Why Is Your Aloe Vera Plant Changing Colors?

Aloe vera plants with yellowing leaves

Aloe vera plants, native to North Africa and the SW Arabian Peninsula, are known for their resilience in tough conditions. They can survive in poor soils, hot and dry environments, and even indoors with bright natural light. However, sometimes these hardy plants can show signs of distress, such as changing colors. In this article, we will explore why your aloe vera plant might be turning yellow and brown, and what you can do to help it thrive.

How Healthy Aloe Vera Plants Look

Healthy aloe vera plants have a distinct appearance. Their leaves are usually grey-green or blue-green in color, and their young leaves are vibrant green. There are different varieties of aloe vera plants, such as Aloe vera barbadensis var. miller and Aloe vera var. chinensis, each with its own unique color and form.

edible Aloe vera barbadensis var. miller
Aloe vera barbadensis var. miller has a green to grey-green color and a very distinct circular rosette form

Aloe vera var. chinensis non-edible
Aloe vera var. chinensis has a blue-green color and a very different form, somewhat flatter and stacked rather than a rosette

The Symptoms of an Unhealthy Aloe Vera Plant

When an aloe vera plant is not in optimal conditions, it may exhibit several signs of distress. Here are a few common symptoms:

  • Leaves become pale and change from green to a straw yellow color, eventually turning light brown.
  • Leaf tips darken and dry out.
  • Leaves dry out and wither.
  • Leaves become soft, mushy, and start to rot.
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Aloe vera plants with yellowing leaves
A pair of unhealthy aloe vera plants that have been overwatered and exposed to sudden cold weather.

What Causes Aloe Vera Plants to Become Unwell

Aloe vera plants can become stressed when exposed to unfavorable conditions. Two primary factors that can lead to their decline are overwatering and sudden changes in growing conditions.

1. Overwatering

Overwatering is a common mistake that can harm aloe vera plants. When they receive too much water, their leaves may fade in color, turn yellow or brown, and eventually rot away. It’s essential to find the right balance and not to overwater these plants.

To determine if your aloe vera plant is overwatered, you can check the soil’s moisture level. If the soil is waterlogged or if the container feels excessively heavy, it’s a sign of too much water. Aloe vera plants don’t require frequent watering, especially during colder seasons. Water them once a week in summer and once every two weeks in winter.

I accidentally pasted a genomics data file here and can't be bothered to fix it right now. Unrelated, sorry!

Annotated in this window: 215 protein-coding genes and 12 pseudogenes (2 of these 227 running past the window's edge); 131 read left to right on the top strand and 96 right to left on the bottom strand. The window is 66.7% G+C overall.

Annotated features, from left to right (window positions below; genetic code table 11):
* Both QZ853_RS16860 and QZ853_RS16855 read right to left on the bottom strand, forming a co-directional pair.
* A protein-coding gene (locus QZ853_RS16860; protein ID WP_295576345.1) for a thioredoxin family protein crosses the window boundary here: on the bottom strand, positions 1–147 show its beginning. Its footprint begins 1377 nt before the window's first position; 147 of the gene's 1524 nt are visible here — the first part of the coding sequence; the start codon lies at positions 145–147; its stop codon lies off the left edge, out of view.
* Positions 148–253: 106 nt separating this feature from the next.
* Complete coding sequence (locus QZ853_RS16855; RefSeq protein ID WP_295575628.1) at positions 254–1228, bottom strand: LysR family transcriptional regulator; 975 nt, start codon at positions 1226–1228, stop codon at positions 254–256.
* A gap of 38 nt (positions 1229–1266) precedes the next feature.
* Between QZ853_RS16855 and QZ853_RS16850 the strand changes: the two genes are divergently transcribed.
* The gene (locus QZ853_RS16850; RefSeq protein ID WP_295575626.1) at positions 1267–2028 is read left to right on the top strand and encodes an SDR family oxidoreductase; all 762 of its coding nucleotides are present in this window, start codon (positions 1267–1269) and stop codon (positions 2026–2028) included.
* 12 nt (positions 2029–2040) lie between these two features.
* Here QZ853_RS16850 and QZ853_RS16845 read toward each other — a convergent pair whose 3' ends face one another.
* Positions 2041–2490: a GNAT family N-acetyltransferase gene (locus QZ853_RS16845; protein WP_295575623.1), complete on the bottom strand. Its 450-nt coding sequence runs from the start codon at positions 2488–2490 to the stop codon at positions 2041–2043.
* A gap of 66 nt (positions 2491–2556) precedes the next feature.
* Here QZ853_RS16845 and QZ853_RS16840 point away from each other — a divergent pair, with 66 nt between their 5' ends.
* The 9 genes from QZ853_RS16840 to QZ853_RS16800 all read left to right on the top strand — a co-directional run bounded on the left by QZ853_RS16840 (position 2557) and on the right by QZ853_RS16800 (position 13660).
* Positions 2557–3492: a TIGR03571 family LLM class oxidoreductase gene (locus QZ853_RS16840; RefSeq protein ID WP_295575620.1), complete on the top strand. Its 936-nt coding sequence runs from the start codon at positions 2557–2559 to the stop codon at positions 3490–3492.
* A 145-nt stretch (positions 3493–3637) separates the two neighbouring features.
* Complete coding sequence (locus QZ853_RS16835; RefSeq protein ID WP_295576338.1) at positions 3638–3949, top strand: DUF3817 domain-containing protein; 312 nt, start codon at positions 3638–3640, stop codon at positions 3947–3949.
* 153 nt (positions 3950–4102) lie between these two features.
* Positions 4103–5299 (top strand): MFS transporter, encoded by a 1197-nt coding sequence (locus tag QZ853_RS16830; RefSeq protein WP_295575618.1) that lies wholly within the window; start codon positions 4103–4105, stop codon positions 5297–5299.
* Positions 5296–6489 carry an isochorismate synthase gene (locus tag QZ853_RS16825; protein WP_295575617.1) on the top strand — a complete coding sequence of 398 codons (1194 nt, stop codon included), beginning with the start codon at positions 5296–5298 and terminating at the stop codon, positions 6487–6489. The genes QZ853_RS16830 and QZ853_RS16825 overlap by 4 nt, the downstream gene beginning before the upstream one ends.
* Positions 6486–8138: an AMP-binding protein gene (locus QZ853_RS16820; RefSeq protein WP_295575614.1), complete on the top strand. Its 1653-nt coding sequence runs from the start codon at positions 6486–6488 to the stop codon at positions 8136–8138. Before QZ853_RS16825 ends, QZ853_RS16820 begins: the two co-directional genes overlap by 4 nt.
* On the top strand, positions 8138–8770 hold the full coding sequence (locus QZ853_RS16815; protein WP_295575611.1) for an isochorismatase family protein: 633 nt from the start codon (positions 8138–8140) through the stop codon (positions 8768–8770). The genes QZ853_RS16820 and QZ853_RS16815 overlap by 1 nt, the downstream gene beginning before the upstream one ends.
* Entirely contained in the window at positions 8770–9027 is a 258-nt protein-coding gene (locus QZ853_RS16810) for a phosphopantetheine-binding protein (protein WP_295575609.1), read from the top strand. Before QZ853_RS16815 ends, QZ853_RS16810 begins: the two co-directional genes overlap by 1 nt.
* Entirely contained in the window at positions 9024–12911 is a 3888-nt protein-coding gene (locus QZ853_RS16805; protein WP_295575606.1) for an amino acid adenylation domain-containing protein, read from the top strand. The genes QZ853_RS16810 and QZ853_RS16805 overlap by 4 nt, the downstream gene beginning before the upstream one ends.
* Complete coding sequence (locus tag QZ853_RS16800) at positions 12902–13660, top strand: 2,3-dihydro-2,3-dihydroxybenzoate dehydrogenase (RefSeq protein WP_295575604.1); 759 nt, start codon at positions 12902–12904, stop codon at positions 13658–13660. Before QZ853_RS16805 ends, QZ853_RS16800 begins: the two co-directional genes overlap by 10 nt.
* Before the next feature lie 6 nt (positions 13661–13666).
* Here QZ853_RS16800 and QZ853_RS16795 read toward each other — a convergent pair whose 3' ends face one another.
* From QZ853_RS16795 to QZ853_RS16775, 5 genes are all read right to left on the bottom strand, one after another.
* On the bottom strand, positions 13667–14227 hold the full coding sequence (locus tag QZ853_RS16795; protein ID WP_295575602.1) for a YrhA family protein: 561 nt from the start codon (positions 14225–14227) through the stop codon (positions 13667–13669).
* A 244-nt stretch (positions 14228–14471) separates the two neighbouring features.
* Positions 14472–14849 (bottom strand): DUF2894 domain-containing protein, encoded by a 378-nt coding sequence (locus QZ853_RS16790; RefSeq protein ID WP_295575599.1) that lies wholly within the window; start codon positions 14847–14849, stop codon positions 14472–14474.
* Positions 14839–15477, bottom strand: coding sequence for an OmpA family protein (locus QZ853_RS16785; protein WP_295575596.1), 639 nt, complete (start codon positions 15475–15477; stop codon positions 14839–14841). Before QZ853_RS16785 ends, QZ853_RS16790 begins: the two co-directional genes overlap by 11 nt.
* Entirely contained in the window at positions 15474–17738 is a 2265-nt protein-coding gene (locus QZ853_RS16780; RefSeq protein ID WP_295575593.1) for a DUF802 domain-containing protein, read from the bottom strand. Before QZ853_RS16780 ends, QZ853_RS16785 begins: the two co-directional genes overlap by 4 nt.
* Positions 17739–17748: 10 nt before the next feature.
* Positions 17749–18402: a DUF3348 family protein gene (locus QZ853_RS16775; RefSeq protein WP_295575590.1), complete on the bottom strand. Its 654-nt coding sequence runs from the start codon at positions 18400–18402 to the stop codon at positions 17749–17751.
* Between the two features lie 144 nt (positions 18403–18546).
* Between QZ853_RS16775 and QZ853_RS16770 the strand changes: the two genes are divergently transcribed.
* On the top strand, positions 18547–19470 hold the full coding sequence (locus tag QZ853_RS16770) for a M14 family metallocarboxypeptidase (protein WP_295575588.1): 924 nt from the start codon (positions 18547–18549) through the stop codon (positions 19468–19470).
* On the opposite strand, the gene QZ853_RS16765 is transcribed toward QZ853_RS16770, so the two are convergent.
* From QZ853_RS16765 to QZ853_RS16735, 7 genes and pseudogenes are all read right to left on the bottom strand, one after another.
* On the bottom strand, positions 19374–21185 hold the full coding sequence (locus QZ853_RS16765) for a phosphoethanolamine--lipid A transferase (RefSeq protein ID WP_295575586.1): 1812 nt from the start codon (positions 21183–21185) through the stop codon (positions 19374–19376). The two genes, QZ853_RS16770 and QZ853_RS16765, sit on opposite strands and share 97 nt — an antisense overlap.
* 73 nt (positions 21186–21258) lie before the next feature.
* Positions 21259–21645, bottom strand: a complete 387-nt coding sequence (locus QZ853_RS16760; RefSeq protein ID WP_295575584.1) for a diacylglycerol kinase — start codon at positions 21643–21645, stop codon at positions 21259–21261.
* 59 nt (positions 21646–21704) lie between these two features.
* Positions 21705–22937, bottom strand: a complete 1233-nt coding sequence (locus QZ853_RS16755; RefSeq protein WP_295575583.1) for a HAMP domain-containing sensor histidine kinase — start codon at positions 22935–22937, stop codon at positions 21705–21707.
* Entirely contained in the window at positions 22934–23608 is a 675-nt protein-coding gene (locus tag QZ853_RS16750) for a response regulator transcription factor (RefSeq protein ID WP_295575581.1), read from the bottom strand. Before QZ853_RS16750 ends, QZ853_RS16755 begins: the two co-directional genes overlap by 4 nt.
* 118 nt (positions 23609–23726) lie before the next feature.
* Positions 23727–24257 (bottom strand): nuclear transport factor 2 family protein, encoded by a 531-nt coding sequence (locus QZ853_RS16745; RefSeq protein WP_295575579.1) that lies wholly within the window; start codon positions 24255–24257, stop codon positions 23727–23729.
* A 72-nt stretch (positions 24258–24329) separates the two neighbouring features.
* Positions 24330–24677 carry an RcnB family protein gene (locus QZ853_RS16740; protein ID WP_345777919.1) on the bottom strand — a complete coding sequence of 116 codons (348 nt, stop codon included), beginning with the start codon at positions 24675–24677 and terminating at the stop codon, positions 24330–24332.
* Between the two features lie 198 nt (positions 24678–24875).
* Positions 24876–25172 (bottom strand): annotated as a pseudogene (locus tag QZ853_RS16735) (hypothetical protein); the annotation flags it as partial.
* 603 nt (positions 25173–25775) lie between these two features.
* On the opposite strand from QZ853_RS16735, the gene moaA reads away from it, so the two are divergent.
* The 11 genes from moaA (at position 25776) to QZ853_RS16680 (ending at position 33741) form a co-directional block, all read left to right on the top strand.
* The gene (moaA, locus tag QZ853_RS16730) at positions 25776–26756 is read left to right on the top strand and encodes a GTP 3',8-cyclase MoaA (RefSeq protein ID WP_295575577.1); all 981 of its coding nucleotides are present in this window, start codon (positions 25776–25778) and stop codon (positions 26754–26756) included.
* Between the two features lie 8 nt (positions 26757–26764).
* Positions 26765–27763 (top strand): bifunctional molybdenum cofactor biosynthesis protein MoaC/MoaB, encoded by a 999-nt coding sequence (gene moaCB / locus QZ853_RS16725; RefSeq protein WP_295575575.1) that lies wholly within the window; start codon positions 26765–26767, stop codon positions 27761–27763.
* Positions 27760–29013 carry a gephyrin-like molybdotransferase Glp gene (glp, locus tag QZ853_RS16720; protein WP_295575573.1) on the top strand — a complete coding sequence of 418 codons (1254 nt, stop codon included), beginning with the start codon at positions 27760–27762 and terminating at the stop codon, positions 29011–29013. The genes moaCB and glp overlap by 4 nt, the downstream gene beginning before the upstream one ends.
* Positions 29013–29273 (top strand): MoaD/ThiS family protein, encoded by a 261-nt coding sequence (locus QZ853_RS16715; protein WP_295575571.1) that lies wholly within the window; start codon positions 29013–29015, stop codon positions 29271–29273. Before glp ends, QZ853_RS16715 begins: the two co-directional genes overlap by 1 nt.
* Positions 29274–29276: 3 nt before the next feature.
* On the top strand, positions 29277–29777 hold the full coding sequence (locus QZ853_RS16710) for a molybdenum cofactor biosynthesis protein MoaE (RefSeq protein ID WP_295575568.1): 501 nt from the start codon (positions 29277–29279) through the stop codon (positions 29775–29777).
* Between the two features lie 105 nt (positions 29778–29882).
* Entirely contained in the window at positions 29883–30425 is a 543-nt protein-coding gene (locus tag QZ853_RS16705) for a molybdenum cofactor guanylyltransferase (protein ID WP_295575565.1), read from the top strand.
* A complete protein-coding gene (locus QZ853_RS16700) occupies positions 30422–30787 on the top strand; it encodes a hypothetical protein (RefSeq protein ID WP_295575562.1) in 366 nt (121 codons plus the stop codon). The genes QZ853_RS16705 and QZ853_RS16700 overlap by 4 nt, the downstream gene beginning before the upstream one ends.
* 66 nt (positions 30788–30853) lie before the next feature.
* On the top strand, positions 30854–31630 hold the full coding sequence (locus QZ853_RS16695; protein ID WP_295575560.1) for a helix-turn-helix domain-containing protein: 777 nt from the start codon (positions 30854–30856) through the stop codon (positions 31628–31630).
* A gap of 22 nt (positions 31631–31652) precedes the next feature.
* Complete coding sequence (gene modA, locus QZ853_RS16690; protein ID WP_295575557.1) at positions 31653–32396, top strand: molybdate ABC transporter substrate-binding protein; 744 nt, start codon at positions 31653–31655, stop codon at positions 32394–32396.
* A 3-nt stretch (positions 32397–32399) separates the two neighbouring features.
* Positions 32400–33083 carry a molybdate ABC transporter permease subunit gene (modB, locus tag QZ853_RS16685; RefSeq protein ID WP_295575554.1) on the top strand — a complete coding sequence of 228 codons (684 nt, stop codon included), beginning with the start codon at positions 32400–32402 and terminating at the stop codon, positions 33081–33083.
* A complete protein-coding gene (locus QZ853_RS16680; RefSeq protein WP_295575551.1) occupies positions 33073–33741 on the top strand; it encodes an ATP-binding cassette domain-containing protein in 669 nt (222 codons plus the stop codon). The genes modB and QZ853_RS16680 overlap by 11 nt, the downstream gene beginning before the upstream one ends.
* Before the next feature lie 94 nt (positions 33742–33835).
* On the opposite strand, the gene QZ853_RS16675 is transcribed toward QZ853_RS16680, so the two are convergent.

When growing aloe vera in containers outdoors, it’s important to protect them from excessive rainfall. Place them near a sunny house wall with adequate shelter. If you’re growing them in the ground, ensure that the soil drains well, especially in heavy clay soils.

2. Sudden Change in Growing Conditions

Aloe vera plants are resilient, but sudden changes in their growing conditions can cause stress. Here are a few examples:

  • Moving plants from indoors to outdoors without acclimatizing them gradually can result in burnt leaf tips. It’s important to “harden off” the plants by exposing them to increasing levels of sunlight over several weeks.
  • Extended heatwaves and drought conditions can lead to moisture stress in plants dependent on rainfall. Look for burnt leaf tips and dried-out leaves as signs of drought stress.
  • Abrupt seasonal changes, such as sudden frost or freezing cold nights, can severely stress aloe vera plants. Yellowing leaves and burnt tips are common signs of cold stress.
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How to Revive a Sick Aloe Vera Plant

If your aloe vera plant appears unhealthy, there are steps you can take to bring it back to its vibrant state. Remember, early intervention is crucial for successful recovery. Here’s what you can do:

  1. Overwatered plants: Stop watering them and provide cover to avoid rainfall. Make sure the soil has a chance to dry out.
  2. Overpotted plants: Transplant them into smaller pots with well-draining soil. This will help the growing medium dry more easily between waterings.
  3. Drought-stricken plants: Remove burnt leaves, water the plants to restore soil moisture, and consider using seaweed extract to stimulate root growth and aid in recovery.
  4. Cold-stressed plants: Place pots near a wall that receives midday or afternoon sun to maintain higher overnight temperatures. Water them less often in winter, keep them out of the rain, and remove any saucers underneath that retain water.

With time and proper care, your aloe vera plant will start to regain its health. Don’t worry, these resilient plants have an incredible ability to recover when given the right conditions!

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